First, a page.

Watering the Garden (watering)

Watering the Garden

by Don Janssen, Extension Educator

Printer-friendly Format

Trickle Irrigation

Trickle Irrigation

Sometimes rain comes exactly when you need it; other times - most times - growing a productive vegetable garden means adding water.

Certain times are more critical for water than others. Just after seeds are sown, for instance, you need to keep the soil around them moist. This promotes quick germination and keeps newly emerged roots from drying out.

Newly transplanted vegetable plants generally have very limited root systems. They, too, need frequent watering to help them get established.

Once plants are growing well, the next critical time is when they are flowering and producing the fruits, seeds or tubers that we harvest. Insufficient water when potatoes are setting tubers, tomatoes and peppers are producing fruits, onions are forming bulbs, snap beans are producing pods and sweet corn is being pollinated will mean reduced yields. Dry weather at other times may simply slow or halt plant growth.

Meeting crops' needs for water may mean exceeding the rule-of-thumb 1 inch of water per week, including rain. The kind of soil you have is a big factor in determining how often you irrigate and how much water you apply.

Water moves quickly through light, sandy soils, so they dry out quicker after rain or irrigation than soils with a higher clay content. Because water soaks in rather than runs off, you can apply more water to sandy soils than to clay soils, but you usually have to water more often. Water seeps slowly into clay soils, so you need to water slowly - otherwise the water simply runs off and forms puddles. Once it's wet, clay tends to stay wet.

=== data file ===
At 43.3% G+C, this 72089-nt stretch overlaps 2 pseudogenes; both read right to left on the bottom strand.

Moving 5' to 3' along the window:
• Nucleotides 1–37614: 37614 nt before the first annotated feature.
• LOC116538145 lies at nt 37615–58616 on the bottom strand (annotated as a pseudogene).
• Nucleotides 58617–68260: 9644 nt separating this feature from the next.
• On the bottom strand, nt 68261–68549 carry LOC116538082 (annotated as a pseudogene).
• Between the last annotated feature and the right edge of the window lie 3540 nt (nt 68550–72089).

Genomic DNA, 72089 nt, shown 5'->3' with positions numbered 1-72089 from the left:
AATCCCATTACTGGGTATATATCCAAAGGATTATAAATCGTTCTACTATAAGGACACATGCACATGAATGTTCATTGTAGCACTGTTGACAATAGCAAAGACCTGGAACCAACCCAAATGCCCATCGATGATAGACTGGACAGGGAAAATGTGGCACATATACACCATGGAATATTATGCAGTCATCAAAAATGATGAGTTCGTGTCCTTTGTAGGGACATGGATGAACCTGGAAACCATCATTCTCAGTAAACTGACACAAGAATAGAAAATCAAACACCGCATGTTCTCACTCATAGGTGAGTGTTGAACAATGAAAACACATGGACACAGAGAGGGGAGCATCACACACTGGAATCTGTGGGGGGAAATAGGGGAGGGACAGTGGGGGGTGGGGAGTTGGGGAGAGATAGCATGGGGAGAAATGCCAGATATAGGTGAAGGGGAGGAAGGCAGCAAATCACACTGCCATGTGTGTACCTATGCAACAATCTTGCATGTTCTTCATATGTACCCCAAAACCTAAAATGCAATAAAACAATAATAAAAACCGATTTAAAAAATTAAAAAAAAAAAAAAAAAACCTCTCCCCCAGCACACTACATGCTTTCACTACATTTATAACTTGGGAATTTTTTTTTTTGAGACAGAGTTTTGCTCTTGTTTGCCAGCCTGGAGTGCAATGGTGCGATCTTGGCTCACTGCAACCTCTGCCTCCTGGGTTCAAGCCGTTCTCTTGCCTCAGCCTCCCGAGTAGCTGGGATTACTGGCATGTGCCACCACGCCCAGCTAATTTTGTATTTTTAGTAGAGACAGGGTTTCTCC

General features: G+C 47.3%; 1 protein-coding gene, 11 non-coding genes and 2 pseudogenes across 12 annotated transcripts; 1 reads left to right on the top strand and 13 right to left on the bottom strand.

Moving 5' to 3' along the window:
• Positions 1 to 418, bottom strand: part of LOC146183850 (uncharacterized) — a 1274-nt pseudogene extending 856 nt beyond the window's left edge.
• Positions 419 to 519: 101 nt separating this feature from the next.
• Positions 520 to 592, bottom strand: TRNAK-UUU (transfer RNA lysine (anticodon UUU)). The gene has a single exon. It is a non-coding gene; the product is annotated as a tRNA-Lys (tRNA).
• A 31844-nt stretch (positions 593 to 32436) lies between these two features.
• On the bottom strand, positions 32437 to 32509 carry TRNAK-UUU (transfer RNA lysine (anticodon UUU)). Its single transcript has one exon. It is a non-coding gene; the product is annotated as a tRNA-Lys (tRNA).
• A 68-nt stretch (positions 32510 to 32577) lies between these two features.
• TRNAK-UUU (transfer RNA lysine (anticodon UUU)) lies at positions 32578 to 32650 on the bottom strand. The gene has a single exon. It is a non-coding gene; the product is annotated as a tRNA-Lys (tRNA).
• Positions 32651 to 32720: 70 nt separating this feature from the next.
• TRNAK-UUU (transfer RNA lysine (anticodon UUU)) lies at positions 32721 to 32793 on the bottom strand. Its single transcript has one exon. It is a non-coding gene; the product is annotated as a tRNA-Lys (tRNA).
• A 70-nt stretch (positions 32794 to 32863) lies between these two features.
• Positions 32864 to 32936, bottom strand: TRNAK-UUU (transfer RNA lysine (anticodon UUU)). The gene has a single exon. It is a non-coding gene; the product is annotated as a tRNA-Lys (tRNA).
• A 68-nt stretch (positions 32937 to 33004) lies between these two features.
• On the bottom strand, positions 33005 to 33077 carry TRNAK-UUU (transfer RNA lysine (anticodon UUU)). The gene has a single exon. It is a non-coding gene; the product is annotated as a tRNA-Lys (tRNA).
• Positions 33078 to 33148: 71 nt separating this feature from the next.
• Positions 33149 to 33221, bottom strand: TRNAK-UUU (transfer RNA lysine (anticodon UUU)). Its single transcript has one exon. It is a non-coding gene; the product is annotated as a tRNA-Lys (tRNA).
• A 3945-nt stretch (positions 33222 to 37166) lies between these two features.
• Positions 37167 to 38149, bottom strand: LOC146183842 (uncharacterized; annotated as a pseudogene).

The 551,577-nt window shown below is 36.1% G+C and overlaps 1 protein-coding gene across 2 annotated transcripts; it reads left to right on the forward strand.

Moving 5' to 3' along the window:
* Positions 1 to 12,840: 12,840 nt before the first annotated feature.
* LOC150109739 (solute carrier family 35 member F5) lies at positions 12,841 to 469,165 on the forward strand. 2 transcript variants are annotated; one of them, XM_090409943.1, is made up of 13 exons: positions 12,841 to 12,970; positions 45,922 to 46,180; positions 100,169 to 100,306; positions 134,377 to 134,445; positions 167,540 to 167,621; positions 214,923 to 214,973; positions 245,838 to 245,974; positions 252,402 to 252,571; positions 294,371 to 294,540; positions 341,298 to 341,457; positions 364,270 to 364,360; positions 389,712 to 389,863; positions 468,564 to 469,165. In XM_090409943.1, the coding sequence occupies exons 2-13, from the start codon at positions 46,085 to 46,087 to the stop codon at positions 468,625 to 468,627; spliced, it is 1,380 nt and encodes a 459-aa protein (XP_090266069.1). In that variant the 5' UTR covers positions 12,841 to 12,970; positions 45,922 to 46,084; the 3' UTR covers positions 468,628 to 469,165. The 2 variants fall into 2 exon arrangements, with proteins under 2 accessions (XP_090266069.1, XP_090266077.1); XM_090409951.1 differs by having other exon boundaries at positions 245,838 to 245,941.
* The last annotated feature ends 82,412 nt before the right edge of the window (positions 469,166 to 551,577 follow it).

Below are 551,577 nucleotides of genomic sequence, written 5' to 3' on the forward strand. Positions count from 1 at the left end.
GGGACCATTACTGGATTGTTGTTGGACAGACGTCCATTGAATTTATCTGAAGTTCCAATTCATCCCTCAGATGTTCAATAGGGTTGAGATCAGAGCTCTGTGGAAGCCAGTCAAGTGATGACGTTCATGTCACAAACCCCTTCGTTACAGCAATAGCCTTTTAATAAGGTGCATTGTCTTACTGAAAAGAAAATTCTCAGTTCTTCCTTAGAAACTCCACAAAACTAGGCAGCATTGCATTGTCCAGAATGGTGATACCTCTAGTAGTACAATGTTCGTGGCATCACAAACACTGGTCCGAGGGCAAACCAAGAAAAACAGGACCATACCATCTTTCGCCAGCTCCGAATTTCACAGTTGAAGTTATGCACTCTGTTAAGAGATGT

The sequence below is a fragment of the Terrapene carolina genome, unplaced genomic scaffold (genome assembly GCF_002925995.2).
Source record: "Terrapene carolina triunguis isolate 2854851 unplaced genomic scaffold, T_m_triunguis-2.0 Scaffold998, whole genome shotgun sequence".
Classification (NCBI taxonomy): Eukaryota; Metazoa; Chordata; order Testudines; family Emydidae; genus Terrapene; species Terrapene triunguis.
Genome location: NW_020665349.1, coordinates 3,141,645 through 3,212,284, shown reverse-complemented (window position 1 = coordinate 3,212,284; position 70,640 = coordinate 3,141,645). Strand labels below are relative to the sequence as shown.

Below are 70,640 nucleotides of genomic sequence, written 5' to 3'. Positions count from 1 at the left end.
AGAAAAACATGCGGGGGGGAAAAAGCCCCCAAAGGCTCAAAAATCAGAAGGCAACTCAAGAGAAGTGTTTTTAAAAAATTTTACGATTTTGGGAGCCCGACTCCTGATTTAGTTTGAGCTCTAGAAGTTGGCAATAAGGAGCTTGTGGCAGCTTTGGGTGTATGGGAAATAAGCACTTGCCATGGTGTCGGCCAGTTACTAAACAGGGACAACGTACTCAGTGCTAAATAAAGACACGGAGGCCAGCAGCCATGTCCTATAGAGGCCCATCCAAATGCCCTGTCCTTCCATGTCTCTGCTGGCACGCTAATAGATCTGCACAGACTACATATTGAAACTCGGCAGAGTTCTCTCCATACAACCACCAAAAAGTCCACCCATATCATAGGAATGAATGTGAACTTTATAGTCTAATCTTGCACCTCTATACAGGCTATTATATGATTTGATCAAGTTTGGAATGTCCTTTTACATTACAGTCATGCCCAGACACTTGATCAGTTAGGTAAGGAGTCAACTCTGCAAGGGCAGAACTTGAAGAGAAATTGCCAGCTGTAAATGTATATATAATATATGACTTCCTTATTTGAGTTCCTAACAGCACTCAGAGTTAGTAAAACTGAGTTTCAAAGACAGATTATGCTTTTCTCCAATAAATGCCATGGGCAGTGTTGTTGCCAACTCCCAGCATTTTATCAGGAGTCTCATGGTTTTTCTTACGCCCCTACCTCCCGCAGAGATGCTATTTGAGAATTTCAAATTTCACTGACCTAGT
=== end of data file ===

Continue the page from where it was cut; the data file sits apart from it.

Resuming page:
Plant roots need air as well as water in the soil around them. When too much rain or a combination of rain and irrigation drives all the oxygen out of clay soils, plant roots begin to die. If enough roots die, the whole plant dies.

An advantage of lighter, sandy soils is that it's almost impossible to overwater plants; a disadvantage is that they need frequent watering. An advantage of clay soils is that they hold moisture and don't need such frequent watering. But they can be overwatered.

hatever the soil type, water infrequently - every seven to 10 days if plants aren't in a high-need time - so the soil is moist to a depth of at least 6 inches. Deep watering promotes deep root growth. Shallow watering results in plant roots that remain near the soil surface. There, they're very susceptible to drying out in dry weather.

Techniques for taking some of the time and effort out of watering include trickle irrigation, which applies limited quantities of water directly into plant root zones, and mulching, covering the soil surface around plants and between rows with straw, compost or other organic materials to slow the evaporation of water from the soil. Mulching also helps control troublesome annual weeds. This translates into fewer plants competing for the available moisture.

Hand watering, either by hose or sprinkler can, is feasible in a very small garden, but many gardeners resort to overhead sprinklers to water their plots. Overhead watering is less efficient than trickle irrigation, in that it applies water between the rows and loses significant amounts of water to evaporation. Wetting the foliage can also promote certain plant diseases so use overhead watering irrigation early in the day. The sun and summer breezes can then dry the foliage quickly. Watering in the late afternoon or evening can leave foliage wet all night and provide ideal conditions for some plant diseases to get established.

A method midway between trickle irrigation and overhead sprinkling is use of a soaker hose. Lay it alongside the row and turn the water on so that it barely trickles out of the hose. This will wet the root zone without wetting the foliage or the empty areas between the rows.

(This resource was added July 2002 and appeared in the Lincoln Journal Star Newspaper Sunday edition. For information on reproducing this article or using any photographs or graphics, read the Terms of Use statement)

Return ArrowReturn for more resources - http://lancaster.unl.edu

University of Nebraska-Lincoln Extension in Lancaster County is your on-line yard and garden educational resource. The information on this Web site is valid for residents of southeastern Nebraska. It may or may not apply in your area. If you live outside southeastern Nebraska, visit your local Extension office